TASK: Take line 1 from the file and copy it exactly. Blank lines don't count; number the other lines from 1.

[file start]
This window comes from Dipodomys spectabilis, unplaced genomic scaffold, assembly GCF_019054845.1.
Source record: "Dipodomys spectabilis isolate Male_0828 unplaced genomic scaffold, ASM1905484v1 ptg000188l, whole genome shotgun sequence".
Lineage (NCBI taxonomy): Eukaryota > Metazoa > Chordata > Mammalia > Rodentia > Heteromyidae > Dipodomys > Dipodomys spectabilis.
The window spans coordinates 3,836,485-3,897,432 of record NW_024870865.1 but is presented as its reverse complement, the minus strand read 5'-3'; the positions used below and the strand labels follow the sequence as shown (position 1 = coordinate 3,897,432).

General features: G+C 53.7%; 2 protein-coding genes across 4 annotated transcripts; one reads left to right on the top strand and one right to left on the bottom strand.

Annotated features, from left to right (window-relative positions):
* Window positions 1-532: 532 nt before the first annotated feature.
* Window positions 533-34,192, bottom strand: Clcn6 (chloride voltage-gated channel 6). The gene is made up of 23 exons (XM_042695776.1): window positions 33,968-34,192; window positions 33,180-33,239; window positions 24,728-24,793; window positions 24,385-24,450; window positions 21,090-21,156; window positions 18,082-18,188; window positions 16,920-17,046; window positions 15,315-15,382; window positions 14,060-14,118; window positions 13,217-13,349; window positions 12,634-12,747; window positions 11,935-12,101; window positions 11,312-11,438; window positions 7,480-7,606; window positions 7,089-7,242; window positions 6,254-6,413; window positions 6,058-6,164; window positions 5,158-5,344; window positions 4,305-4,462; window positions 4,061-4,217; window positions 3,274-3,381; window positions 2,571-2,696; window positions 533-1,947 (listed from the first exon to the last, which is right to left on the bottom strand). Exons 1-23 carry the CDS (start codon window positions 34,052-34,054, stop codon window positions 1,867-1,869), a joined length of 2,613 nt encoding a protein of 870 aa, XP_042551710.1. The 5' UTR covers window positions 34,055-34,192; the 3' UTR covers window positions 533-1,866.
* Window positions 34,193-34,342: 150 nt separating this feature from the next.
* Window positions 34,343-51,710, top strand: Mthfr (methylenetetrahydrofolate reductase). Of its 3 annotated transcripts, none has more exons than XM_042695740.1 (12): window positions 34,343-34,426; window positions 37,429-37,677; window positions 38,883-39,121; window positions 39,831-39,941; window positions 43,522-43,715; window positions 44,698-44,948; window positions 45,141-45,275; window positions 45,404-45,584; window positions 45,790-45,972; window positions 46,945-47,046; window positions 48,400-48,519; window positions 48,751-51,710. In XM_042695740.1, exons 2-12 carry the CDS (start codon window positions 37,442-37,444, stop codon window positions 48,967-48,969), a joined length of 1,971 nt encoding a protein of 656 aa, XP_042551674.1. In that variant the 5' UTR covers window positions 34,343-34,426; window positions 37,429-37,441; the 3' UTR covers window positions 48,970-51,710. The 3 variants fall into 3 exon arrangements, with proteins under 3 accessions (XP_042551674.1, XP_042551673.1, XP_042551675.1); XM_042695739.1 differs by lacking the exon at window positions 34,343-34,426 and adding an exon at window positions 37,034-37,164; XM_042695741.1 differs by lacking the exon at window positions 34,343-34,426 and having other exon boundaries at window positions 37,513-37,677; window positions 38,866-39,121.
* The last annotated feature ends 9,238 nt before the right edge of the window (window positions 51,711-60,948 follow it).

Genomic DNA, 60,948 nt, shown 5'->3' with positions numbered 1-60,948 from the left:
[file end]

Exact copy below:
This window comes from Dipodomys spectabilis, unplaced genomic scaffold, assembly GCF_019054845.1.